In recent years, an immunostimulatory approach to immunotherapy against sepsis has become much more popular (265). This approach aims to promote rapid pathogen clearance, decreasing the chance for it to proliferate and cause a more severe infection (265). One proposed method of doing this is selective application of immunostimulatory cytokines such as IL-7 and granulocyte-macrophage colony-stimulating factor (GM-CSF) which some studies have shown to contribute to more effective viral clearance (266, 267). A recent study demonstrated that the majority of deaths which occur due to sepsis occur on the third day or later (203), after immunosuppression has taken hold, suggests an immunostimulatory approach may prove to be beneficial.
In order for the treatment of the immune response to work as a meaningful way to decrease overall mortality we must better understand how the immune response to infections contributes to the development of sepsis. To this end, the development of biomarkers that could determine the likelihood of an infection becoming harmful due to a lack of ability to clear an infection, or indeed whether the initial immune response will be excessive and harmful, would make these relatively brute force treatments much more effective by timing and targeting their application. An understanding of the excessive inflammatory response to pathogens will allow us to better categorise sepsis states, and group them according to treatability. Some strides forward have been made in this field. A 2016 study (201) identified two distinct host response signatures to sepsis by unsupervised hierarchical clustering, one of which significantly associated with higher 14-day mortality. While this study only analysed bacterial sepsis, the methodology would be extremely useful in expanding our understanding of viral sepsis. The identified signature was characterised by relative immunosuppression as well as increased tolerance to endotoxins, T lymphocyte exhaustion and metabolic dysfunction. It was hypothesised that these individuals experienced more severe disease due to an inability to control infections, resulting in increased pathogen replication. These individuals would also be more susceptible to secondary infection. This study, however, only examined sepsis in adult patients with community acquired pneumonia, which is not necessarily informative of paediatric populations with immature immune systems, other immunocompromised groups or viral infections. A similar study focusing primarily on viral sepsis would be invaluable to the understanding of viral sepsis and would open numerous new avenues for prospective treatments. To be effective in a clinical setting this approach will require the development of rapid transcriptomic analysis methods to be clinically useful in a case of a patient acutely presenting with sepsis. Another study aiming to identify a predictive genomic signature had similar results (202), grouping cases of sepsis using a hierarchical clustering method into two distinct subgroups, one of which correlated with a higher rate of mortality, and was characterised by a more immunosuppressed phenotype. Genes involved in the function of lymphocytes were suppressed, despite the relatively high lymphocyte counts in patients in this group. This study had similar limitations to the other study mentioned above.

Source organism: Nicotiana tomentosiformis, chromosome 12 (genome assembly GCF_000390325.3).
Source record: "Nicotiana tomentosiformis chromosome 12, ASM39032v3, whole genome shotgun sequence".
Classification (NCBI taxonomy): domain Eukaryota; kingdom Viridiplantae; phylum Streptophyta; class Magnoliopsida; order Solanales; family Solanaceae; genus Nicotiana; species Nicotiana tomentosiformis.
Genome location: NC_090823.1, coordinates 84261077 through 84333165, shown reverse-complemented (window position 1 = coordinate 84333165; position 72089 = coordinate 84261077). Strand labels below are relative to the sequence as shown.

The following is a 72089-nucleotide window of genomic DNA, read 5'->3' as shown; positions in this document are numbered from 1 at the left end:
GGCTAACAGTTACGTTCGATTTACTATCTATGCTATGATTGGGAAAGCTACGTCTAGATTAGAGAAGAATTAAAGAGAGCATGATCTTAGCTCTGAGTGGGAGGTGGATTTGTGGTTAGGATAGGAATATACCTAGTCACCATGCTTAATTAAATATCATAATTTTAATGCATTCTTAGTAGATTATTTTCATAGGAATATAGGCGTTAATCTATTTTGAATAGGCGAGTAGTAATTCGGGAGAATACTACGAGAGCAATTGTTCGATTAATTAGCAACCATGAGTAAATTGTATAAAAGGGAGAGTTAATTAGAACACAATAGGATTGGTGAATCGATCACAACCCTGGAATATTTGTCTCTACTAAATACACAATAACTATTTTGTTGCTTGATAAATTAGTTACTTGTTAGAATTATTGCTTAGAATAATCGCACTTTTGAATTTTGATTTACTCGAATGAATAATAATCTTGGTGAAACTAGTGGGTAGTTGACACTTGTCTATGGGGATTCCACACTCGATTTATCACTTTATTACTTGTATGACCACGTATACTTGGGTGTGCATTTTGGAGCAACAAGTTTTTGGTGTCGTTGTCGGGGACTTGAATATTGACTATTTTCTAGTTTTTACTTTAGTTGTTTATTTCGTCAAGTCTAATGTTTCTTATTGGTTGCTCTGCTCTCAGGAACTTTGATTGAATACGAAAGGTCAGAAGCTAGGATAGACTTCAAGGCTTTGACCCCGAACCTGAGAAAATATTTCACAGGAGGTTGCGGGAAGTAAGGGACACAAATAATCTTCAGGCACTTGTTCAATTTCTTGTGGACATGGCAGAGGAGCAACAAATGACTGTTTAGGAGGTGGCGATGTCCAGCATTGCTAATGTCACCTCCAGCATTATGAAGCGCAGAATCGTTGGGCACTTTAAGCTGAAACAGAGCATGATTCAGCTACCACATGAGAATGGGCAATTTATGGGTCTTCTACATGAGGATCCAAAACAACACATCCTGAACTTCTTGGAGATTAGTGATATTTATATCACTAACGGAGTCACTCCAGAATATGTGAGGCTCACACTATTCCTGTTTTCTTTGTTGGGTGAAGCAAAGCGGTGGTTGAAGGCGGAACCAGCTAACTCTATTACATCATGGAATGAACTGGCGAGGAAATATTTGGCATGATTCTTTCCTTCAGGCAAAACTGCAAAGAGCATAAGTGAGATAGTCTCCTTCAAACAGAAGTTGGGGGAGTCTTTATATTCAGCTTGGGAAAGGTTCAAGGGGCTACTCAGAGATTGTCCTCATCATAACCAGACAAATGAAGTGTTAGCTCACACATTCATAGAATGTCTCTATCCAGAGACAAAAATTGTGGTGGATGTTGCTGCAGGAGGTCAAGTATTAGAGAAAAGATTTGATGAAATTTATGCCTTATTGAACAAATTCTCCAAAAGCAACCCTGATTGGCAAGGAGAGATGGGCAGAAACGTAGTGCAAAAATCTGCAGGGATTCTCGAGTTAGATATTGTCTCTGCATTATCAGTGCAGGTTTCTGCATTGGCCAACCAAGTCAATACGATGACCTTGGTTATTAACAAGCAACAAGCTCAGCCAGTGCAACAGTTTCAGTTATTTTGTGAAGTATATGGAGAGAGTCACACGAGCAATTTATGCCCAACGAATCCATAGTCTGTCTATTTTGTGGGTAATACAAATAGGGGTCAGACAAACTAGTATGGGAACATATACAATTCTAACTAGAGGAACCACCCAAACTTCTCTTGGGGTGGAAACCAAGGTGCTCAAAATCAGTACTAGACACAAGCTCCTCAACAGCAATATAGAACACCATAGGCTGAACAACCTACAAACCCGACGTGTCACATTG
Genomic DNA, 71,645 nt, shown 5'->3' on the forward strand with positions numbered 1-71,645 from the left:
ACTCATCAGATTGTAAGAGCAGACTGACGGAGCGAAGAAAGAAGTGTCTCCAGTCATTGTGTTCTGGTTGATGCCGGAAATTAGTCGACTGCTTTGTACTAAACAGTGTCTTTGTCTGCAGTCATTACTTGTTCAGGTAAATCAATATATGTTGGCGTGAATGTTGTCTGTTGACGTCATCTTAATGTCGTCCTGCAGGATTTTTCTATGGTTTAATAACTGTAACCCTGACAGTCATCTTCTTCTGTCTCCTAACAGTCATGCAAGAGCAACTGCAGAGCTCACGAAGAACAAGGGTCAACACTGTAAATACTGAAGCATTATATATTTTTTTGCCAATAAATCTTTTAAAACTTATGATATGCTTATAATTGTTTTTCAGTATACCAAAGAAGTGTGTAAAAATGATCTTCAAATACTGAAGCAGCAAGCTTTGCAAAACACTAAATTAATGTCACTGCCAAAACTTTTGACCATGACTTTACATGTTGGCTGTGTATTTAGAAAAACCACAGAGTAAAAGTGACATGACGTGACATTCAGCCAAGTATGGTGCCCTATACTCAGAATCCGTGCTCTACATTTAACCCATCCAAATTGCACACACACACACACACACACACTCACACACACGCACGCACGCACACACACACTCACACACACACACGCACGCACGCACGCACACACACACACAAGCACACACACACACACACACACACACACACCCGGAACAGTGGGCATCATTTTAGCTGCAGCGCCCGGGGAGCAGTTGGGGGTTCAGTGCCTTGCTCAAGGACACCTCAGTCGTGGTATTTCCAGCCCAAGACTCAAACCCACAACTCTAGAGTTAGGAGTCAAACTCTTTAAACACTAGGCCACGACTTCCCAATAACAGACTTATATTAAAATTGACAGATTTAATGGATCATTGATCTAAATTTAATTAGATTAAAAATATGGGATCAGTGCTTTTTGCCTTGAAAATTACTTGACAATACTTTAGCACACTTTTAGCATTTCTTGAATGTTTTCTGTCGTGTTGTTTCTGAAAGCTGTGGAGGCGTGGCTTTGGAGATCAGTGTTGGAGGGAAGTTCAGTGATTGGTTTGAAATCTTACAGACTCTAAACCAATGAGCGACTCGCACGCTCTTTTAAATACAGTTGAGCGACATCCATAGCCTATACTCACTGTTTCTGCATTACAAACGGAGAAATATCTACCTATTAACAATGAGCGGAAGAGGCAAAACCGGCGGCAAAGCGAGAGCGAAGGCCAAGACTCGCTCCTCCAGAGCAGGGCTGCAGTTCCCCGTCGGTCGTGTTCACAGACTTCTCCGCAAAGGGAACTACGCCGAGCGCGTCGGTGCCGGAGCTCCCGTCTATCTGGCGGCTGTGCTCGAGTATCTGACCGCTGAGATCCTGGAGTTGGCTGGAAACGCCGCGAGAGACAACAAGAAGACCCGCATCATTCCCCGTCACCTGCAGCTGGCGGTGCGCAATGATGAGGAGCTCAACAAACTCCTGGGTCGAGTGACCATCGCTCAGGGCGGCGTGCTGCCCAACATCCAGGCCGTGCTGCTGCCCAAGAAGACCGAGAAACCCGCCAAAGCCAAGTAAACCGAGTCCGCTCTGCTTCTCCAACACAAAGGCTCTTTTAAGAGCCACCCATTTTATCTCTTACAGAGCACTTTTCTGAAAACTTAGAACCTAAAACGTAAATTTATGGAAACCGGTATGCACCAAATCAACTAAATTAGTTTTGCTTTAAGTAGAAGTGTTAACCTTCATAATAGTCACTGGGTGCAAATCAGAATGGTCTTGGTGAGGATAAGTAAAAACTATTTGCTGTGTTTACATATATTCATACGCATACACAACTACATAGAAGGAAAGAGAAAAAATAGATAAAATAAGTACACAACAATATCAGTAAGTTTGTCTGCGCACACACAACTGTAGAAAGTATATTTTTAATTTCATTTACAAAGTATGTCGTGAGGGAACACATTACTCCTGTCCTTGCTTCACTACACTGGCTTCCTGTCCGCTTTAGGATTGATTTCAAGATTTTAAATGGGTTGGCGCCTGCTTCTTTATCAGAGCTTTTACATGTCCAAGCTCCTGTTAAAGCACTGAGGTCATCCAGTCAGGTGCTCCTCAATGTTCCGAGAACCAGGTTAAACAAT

This knowledge could potentially be used to inform treatment and the development of immunotherapeutics. It was suggested that patients presenting with this immunosuppressed gene expression signature may benefit from drugs that modulate aspects of the immune response, for example treatment with various cytokines (such as IFN-γ, IL-7, or IL-15) or blockade of receptors that can induce cell death in T lymphocytes (201), such as programmed death 1 (PD-1).
The PD-1 ligand is a promising target for the treatment of viral sepsis. PD-1 has been implicated in the development of the immunosuppressive phase of sepsis by inducing the apoptosis of effector T cells. Continued elevation of PD-1 expression in septic patients has been found to correlate highly with patient mortality (238). PD-1 has been implicated in the pathogenesis of highly pathogenic influenza infections. In more severe Influenza infections PD-1 was expressed at a higher level, while blocking it led to increased CD8+ numbers and reduced viral titres in vivo (268). Blocking of PD-1 may allow for vastly improved clearance of serious viral infections, preventing the patient from becoming septic. PD-1 blockade treatment may also be useful in the immunosuppressive phase of sepsis by maintaining the competence of the immune system to clear secondary infections and thus decreasing overall mortality (269–271).